Iraq losing its best and brightest
Targeted attacks and a sluggish economy are pushing academics, Christians, and businessmen to move abroad.
When Saadoon Isa's son was released by kidnappers earlier this year after a ransom was paid, the criminals sent the boy's father a message: "Tell him to leave the country because Iraq is not his, it is ours."Skip to next paragraph
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"I still don't know who they were," says Mr. Isa, the vice president of Baghdad's Al-Nahrain University. "But I took that message to be directed to Iraq's educated people, its professors, business leaders, even the people working hard in our ministries. They want us to leave."
With stories like Isa's multiplying, more of the very Iraqis needed to rebuild the country are heeding the pressures to flee. Iraqis speak worriedly of a brain drain that is denying Iraq a part of the educated, moderate, and entrepreneurial population required to move forward.
It's a reversal, in the 18 months since the war, of the euphoria that brought thousands of exiles back for the opportunity to build a new Iraq.
Many of those Iraqis are still here, building political and business careers. The new interim government is dominated by returnees, and former exiles are expected to fare well in planned January elections.
But now signs are multiplying of Iraqis bowing to pressures to leave:
• Every day long lines of Iraqis form outside passport offices. Officials say they have issued more than 500,000 passports since sovereignty was restored in June. Many applicants say the passport is a kind of insurance policy against deepening chaos.
• More than 40,000 Assyrian and other Iraqi Christians are estimated to have fled since war's end, hastened by a series of church bombings this summer. The outflow weakens a prominent minority that has been a modernizing and tempering force in Iraq for centuries.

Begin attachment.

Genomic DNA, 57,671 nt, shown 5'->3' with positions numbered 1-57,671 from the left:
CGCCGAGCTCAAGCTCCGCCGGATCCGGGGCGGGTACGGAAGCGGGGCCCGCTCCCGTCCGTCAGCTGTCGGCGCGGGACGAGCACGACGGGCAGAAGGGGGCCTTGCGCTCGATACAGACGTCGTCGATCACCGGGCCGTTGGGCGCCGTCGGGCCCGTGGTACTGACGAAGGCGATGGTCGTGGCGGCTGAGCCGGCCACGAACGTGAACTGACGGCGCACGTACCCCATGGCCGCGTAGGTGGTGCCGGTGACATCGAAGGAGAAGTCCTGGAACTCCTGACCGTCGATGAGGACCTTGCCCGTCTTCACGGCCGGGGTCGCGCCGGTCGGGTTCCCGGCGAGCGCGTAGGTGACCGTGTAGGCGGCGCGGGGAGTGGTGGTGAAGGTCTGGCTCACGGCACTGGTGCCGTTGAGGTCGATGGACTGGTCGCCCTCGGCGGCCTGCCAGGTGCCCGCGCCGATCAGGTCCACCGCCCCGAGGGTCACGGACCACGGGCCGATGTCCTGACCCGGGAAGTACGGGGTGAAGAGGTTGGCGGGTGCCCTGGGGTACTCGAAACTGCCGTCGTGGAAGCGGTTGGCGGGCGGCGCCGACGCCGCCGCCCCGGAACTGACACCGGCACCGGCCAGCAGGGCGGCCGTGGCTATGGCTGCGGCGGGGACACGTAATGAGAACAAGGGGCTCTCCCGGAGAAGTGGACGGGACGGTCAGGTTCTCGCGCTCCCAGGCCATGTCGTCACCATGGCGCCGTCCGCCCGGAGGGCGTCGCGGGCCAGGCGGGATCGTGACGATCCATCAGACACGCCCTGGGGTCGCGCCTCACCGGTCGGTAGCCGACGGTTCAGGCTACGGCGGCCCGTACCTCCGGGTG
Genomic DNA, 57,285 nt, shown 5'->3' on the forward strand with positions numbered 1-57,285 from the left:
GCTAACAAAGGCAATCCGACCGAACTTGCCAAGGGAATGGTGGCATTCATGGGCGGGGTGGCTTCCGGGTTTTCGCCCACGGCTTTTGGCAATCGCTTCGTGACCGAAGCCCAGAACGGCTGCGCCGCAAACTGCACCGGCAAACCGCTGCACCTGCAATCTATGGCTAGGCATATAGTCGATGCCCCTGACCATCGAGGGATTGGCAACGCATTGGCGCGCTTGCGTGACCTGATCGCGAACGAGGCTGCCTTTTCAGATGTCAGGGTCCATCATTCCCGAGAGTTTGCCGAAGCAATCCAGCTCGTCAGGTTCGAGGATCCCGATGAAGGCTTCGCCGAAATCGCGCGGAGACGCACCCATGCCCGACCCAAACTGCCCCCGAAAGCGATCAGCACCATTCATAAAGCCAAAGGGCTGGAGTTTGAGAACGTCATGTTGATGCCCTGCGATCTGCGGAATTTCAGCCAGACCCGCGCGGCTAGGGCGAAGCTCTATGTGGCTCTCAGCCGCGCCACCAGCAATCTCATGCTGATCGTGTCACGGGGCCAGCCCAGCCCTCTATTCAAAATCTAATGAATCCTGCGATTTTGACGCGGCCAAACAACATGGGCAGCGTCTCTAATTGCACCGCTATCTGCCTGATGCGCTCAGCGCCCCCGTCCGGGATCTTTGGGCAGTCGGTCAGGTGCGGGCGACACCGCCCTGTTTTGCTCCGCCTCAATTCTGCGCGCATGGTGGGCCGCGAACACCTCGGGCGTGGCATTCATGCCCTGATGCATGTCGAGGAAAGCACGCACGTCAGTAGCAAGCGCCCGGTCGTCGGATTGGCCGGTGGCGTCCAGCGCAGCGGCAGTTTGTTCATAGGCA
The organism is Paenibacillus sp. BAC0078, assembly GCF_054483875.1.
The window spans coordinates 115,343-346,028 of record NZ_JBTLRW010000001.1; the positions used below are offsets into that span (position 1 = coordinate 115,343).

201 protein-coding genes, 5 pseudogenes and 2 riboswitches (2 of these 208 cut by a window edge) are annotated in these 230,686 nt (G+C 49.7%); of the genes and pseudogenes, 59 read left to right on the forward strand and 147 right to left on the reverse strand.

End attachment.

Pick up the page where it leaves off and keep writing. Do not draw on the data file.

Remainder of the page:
• More than 200 university professors have been either killed or kidnapped, according to academic organizations, prompting as many as 2,000 of Iraq's best educators to leave - and many more to consider posts abroad.
"Already the economic conditions for our professors was not good, so when you add a security situation that threatens them and their families, many of them will seek to go elsewhere," says Isa.
"It's a drain that already existed [after the Gulf war] but now it has accelerated," he says. "Before the economic factor was first, but now things have changed and security is the top worry motivating people to seek a post out of Iraq."
An economy that has failed to take off - restrained by stalled reconstruction work, which in turn is inhibited by lack of security - is also a factor. Exiled business people who returned with high hopes are at least keeping their foreign options open. "In this situation about the only thing growing is what we call the Jordan connection," says Yaghthan Hasan, a Baghdad importer of furniture and other goods. "More people with the means are going to Amman to set up businesses," he adds, noting he regularly makes the commute himself.
The lines at passport offices tell the story of average Iraqis who are looking to benefit from a new right - passports and foreign travel were available only to a privileged echelon under Saddam Hussein. But among the applicants every day are people contemplating life somewhere else.